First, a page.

Supreme Court Reform: Where Do 2020 Democrats Stand? - Rolling Stone
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Will Supreme Court Reform Be an Issue for 2020 Democrats?

Prominent candidates like Elizabeth Warren, Kamala Harris, Pete Buttigieg and Beto O’Rourke want to explore the idea of shaking up the court

Demonstrators protest at the steps of the US Supreme Court, 2018.Demonstrators protest at the steps of the US Supreme Court, 2018.

Demonstrators protest at the steps of the US Supreme Court, 2018.

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Democratic candidates are being pushed to the left on several key issues as the race for the 2020 nomination heats up. One of those issues, as Politico made clear on Monday, is whether something should be done to protect the integrity of the Supreme Court from ruthless political maneuvering. Sens. Kamala Harris (D-CA), Elizabeth Warren (D-MA) and Kirsten Gillibrand (D-NY) don’t want to rule out the idea of adding seats to the nation’s highest court. “We are on the verge of a crisis of confidence in the Supreme Court,” Harris told Politico. “We have to take this challenge head on, and everything is on the table to do that.”

Amending the makeup of the Supreme Court has long been a radical idea, but considering the GOP’s recent corruption of the selection process and the overlarge role the court plays in shaping everything from voting rights to reproductive rights, it makes sense to entertain the possibility. The former concern has been borne out most recently by Senate Republicans forcing through the confirmation of Brett Kavanaugh despite credible allegations of sexual assault and widespread condemnation from the judicial community. Two years earlier, Senate Majority Leader Mitch McConnell (R-KY) refused to consider confirming Merrick Garland, whom President Obama nominated to fill the vacancy left after Antonin Scalia died in February 2016. McConnell made it clear in the days following Scalia’s death that he fully intended to buck the president’s authority to fill Supreme Court vacancies, which is outlined in the Constitution. “The American people should have a voice in the selection of their next Supreme Court Justice,” McConnell said. “Therefore, this vacancy should not be filled until we have a new president.”

Shortly after taking office, Trump nominated conservative judge Neil Gorsuch to fill the vacant seat. A year later, longtime conservative Justice Anthony Kennedy retired, paving the way for Trump to nominate another conservative, in this case Kavanaugh, a former clerk of Kennedy’s. In just two years, Republicans proved how easy it is for whichever party controls the Senate to game the system. The only requirement is the absence of shame and a lack of respect for the intentions of those who designed the makeup of the court. “It’s not just about expansion, it’s about depoliticizing the Supreme Court,” Warren explained to Politico. Gillibrand added that she considers Gorsuch’s seat to be illegitimate, and that ethics standards should be put in place.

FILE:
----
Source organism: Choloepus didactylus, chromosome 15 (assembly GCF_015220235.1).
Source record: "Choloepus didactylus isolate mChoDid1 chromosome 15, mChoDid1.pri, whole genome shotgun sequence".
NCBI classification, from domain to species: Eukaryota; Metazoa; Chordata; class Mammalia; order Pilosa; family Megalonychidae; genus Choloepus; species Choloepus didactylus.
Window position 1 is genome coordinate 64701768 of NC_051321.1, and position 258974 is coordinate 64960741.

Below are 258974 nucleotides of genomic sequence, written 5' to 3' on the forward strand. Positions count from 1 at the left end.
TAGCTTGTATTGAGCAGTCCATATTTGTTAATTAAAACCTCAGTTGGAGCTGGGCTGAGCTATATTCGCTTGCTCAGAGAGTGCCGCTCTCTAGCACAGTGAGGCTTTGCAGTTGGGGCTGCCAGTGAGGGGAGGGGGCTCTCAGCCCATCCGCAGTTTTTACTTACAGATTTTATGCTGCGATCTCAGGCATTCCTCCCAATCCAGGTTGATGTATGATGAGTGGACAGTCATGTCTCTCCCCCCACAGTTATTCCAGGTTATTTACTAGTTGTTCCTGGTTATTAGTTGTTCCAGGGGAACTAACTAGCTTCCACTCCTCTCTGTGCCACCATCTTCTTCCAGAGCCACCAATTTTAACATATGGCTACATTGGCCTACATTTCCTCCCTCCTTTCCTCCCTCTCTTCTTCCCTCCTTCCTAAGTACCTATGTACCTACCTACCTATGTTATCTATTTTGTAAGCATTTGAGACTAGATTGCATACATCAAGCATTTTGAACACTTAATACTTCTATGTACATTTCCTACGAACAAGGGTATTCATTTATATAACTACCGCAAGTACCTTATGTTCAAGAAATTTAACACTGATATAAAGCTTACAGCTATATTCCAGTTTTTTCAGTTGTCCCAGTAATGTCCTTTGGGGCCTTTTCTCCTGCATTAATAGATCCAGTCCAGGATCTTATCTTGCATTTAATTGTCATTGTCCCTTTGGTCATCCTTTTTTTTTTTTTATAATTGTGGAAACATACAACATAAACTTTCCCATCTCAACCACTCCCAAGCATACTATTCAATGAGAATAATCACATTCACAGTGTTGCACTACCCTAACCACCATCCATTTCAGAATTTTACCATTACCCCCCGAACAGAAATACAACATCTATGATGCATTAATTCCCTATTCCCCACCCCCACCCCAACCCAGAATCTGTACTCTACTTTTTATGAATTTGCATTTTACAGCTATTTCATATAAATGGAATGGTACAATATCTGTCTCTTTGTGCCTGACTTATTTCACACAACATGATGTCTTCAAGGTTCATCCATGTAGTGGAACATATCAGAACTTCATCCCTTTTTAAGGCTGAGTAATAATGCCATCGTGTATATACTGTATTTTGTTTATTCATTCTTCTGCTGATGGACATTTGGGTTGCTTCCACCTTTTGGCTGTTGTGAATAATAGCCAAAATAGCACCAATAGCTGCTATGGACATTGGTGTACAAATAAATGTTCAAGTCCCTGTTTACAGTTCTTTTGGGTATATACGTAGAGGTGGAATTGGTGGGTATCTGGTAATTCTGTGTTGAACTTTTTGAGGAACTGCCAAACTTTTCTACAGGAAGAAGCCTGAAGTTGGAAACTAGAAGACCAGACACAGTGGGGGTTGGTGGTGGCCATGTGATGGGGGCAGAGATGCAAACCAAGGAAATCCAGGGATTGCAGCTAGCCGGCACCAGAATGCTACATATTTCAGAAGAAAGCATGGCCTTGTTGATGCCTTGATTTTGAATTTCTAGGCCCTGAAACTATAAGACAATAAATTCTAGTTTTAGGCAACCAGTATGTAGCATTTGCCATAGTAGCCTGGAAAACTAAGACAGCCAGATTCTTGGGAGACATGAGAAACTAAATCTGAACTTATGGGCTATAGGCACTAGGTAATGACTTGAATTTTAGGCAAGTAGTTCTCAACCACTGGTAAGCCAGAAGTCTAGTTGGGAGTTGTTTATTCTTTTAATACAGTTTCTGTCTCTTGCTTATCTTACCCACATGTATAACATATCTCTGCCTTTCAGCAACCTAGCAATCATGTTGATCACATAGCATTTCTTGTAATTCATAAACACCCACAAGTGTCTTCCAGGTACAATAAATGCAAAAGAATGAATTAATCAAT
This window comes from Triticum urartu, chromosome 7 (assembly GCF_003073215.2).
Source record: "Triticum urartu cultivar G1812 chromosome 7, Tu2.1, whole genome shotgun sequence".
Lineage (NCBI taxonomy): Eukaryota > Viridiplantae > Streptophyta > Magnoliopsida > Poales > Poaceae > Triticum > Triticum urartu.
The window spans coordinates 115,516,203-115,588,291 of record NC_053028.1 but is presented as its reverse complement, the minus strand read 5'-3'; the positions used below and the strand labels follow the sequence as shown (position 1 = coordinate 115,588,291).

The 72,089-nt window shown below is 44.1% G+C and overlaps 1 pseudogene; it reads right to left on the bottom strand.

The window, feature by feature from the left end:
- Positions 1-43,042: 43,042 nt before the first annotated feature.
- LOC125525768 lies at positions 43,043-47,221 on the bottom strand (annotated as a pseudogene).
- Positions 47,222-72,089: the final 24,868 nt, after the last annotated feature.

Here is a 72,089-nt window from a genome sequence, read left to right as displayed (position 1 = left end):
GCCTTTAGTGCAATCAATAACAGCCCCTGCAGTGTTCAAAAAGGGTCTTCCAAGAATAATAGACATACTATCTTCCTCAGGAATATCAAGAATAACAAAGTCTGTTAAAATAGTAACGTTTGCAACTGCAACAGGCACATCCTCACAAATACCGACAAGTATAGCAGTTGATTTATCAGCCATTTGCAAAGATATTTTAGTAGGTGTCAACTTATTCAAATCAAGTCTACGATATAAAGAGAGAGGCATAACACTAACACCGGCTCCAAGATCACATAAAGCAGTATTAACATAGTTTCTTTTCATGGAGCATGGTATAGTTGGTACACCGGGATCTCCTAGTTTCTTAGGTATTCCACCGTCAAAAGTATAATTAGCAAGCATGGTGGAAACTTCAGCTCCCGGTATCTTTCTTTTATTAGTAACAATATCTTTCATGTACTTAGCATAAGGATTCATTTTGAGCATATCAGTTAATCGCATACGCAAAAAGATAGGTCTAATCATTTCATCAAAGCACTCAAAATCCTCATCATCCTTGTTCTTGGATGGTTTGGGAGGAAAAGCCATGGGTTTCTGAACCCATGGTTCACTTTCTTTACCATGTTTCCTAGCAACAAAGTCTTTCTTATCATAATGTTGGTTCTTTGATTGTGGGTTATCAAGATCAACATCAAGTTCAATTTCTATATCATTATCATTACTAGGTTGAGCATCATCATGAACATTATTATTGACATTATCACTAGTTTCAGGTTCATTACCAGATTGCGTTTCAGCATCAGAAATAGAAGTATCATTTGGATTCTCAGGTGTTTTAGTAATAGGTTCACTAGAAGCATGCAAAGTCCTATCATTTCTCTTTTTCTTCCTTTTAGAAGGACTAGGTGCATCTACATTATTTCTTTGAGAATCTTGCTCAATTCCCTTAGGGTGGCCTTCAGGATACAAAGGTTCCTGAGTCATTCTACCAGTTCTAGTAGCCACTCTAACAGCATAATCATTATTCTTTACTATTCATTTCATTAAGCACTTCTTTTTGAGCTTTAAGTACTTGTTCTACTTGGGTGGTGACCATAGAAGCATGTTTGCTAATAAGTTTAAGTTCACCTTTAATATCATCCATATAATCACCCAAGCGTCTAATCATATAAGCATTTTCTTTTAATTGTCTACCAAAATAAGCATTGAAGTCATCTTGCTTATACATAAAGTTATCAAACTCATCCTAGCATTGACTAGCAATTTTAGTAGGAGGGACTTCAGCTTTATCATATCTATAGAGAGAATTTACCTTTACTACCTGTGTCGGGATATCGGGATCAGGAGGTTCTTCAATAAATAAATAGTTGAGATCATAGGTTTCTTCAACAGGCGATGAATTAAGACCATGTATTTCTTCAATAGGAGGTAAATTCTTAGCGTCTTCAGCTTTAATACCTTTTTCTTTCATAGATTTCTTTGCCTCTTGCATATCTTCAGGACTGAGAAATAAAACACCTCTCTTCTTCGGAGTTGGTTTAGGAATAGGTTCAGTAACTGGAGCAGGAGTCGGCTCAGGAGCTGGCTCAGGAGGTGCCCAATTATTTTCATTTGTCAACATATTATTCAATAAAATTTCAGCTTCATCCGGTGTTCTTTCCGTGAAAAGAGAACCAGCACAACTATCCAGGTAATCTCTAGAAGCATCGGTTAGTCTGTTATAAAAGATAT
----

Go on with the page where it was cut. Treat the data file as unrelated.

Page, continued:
Harris, Warren and Gillibrand aren’t the only high-profile candidates who have refused to rule out the idea of reforming the court. In February, Pete Buttigieg said he was open to the idea of court-packing. “I’ve not reached a considered position on the question of court-packing,” he said. “I don’t think we should be laughing at it. In some ways it’s no more of a shattering of norms than what’s already been done to get the judiciary where it is today.”

Buttigieg elaborated a few weeks later on Pod Save America. “We should in the course of this 2020 campaign have a debate over this central objective that is to prevent the Supreme Court from continuing on this trajectory to become basically ruined by being a nakedly political institution,” he said. “So to me, this idea of adding justices is one way to do it. It may actually not be the most compelling way to do it. I mean I’m interested in a policy where you would have five appointees of Republicans and five of Democrats on a 15-member court. And where you get the other five from is a consensus of the other 10 which has to be unanimous.”

Beto O’Rourke, who entered the race last week, has also entertained the idea. While speaking to supporters in Iowa, the former Senate candidate floated a number of potential court reforms, including the 5-5-5 plan mentioned by Buttigieg. “What if there were five justices selected by Democrats, five justices selected by Republicans, and those 10 then picked five more justices independent of those who chose the first ten?” he said. “I think that’s an idea we should explore.”

“There’s another idea of adding term limits on those justices so that there’s a more regular rotation through there,” he added. “We’re a country of 320 million people. There’s got to be the talent and the wisdom and the perspective and that court should be able to reflect the diversity that we are composed of.”

Other candidate have been more hesitant, but it’s hard to imagine serious contenders won’t be forced to take a position on what to do about the court at some point during the primary process. Given what’s happened over the past three years, arguing against safeguarding the integrity of the most consequential group of decision makers in America probably isn’t going to be a popular position among liberal voters.

In This Article: Supreme Court


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